30 avril 2012

Disappearing Act I (European Exports to USA)

Disappearing Act IV is organized by the Czech Center, the Romanian Cultural Institute and the Group of European Cultural Institutes and Diplomatic Representations in New York. Sponsored by the EU Delegation to the UN. Curated and produced by Irena Kovarova.

(17 April 2009) 1h16'
With :
  • John Vanco, vice president and general manager of IFC Center 
  • Jytte Jensen, MoMA curator of film and member of selection committee of the New Directors/New Films festival
  • Richard Peña, director of the New York Film Festival, program director of the Film Society of Lincoln Center and professor of film at Columbia University
  • A.O. Scott, film critic of the New York Times
  • Florence Almozini, BAMcinématek program director
  • Eugene Hernandez, editor in chief and cofounder of indieWire.com
  • Moderated by Irena Kovarova, independent film programmer

My notes:

Branding "new waves" blah blah blah (see: Film Theory Branding / Neo-Neo)... it's not to "pigeonhole" these filmmakers, but in the end it is really pigeonholing them, to oversimplify, to vulgarize, to market them without the need to get into deeper considerations... Especially when it comes to speculating on a coin flip whether this or that wave will succeed or last, after seeing less than a dozen movies 2 years in a row... as if a summary judgment could determine the larger scope of long-term history in a whim, a catch-phrase and a wild prediction...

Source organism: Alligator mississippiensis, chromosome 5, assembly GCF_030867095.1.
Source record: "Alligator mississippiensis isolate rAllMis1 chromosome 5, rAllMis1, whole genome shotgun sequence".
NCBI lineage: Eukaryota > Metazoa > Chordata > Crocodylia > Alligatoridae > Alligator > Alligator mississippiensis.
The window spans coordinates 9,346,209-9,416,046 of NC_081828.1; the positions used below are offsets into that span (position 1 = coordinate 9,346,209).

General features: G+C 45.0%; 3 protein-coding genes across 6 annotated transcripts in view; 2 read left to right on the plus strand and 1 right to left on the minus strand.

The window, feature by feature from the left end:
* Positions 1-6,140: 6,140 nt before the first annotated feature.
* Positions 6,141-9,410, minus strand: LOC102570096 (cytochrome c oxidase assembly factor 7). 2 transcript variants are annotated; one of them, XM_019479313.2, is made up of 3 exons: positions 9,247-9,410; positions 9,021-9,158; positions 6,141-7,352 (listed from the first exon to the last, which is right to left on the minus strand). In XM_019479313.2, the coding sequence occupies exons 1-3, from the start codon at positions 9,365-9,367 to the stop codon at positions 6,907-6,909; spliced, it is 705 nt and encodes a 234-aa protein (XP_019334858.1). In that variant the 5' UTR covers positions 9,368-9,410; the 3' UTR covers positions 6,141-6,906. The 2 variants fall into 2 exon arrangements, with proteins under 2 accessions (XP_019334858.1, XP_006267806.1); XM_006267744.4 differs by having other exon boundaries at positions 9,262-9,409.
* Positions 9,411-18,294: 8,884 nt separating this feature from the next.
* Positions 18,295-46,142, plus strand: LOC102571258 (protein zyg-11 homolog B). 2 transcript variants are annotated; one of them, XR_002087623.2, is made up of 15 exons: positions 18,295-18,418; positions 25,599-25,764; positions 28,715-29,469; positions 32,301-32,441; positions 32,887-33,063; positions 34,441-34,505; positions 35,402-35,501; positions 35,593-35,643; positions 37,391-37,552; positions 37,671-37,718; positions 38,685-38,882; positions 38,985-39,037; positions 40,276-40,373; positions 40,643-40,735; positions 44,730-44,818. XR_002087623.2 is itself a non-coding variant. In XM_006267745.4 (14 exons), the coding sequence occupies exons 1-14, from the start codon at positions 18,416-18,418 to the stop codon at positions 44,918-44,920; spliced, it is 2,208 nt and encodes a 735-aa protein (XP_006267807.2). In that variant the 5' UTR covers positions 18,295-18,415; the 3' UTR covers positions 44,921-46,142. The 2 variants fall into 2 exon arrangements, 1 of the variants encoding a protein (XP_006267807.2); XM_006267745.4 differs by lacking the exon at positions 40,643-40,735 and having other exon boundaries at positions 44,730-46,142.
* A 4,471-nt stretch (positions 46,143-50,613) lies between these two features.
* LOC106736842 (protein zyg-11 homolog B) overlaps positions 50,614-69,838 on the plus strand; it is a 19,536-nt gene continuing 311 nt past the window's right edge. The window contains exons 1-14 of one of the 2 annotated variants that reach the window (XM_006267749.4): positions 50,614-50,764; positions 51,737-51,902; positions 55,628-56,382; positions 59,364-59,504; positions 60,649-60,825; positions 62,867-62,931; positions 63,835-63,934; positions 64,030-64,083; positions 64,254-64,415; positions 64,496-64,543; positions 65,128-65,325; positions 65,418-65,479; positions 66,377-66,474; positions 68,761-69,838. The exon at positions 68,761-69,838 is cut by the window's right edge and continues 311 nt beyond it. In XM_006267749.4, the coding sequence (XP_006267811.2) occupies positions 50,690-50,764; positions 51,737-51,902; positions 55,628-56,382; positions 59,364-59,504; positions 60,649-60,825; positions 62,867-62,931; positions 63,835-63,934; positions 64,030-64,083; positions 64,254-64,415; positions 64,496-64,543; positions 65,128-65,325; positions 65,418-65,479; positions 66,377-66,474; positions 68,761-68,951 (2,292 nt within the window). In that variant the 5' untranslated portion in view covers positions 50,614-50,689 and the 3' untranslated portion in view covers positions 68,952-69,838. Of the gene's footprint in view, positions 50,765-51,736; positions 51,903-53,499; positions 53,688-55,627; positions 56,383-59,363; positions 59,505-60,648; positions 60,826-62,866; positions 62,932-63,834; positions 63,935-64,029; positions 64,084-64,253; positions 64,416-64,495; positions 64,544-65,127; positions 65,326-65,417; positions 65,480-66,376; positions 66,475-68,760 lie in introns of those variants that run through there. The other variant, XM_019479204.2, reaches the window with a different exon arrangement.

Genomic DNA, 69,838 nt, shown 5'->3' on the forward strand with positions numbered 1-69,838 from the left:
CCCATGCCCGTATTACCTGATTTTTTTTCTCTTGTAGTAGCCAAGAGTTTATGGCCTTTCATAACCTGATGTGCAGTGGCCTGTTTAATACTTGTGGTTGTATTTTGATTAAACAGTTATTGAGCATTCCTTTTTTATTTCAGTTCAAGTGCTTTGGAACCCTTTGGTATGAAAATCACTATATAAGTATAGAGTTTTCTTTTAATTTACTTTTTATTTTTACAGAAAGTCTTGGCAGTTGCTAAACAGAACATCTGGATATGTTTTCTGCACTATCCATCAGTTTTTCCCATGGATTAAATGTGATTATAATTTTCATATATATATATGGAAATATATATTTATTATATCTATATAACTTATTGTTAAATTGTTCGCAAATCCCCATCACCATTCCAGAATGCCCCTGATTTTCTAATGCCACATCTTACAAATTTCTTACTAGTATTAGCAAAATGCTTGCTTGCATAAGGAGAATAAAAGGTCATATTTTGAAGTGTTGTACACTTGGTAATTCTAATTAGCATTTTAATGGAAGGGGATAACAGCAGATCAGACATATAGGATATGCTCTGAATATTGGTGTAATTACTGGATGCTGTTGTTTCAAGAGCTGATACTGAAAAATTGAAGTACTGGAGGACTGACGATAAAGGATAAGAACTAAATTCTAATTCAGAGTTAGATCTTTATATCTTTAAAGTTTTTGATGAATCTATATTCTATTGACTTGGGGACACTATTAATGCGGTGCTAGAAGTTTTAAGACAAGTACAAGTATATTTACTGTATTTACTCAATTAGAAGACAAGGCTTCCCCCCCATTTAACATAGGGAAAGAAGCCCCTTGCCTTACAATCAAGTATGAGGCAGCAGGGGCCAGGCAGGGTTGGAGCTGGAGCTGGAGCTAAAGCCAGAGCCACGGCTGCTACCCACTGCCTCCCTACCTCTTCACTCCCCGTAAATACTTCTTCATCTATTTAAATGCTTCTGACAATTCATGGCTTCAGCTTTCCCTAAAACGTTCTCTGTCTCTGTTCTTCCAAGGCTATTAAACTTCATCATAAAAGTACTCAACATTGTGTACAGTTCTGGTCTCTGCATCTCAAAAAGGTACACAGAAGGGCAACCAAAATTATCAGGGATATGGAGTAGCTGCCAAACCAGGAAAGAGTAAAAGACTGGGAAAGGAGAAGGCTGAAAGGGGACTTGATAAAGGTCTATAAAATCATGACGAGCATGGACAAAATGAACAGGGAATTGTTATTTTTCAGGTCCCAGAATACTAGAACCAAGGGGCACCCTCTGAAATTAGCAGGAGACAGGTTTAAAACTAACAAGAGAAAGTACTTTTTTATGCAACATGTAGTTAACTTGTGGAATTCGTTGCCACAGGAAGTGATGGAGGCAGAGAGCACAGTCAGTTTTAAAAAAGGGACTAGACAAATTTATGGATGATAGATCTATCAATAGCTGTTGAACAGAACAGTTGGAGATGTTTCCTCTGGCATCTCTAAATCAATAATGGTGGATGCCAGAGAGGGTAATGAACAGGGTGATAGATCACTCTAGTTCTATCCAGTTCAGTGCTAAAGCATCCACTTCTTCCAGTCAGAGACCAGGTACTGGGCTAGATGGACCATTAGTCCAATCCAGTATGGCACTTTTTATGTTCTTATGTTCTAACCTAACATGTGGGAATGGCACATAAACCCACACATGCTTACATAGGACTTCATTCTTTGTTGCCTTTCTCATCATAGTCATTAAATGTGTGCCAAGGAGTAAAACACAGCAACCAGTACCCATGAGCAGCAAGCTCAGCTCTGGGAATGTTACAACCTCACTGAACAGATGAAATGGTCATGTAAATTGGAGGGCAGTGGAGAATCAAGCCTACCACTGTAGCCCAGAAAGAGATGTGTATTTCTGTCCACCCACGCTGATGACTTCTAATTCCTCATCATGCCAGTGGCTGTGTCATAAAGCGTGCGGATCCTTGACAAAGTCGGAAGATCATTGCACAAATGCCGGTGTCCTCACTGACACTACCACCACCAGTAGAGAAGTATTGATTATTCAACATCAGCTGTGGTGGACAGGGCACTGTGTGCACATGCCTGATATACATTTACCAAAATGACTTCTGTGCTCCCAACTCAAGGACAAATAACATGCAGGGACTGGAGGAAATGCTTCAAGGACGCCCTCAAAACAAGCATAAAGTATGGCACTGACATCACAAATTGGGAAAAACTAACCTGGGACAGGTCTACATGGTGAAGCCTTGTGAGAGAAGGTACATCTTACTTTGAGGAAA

The phrase "European cinema" means "art cinema" to the American audience. And it denies the possibility that Europe could produce mainstream and commercial entertainment, therefore doesn't even consider distributing European titles in USA multiplexes... not only because they are subtitled, but because they are stigmatized as "obscure", "difficult", "challenging"... while there are lots of blockbuster formats made in Europe that could appeal to a mass audience anywhere in the world once translated. Yet they never get marketed, let alone seen by the American audience. The "foreign cinema" card is overplayed in America, it doesn't correspond to reality.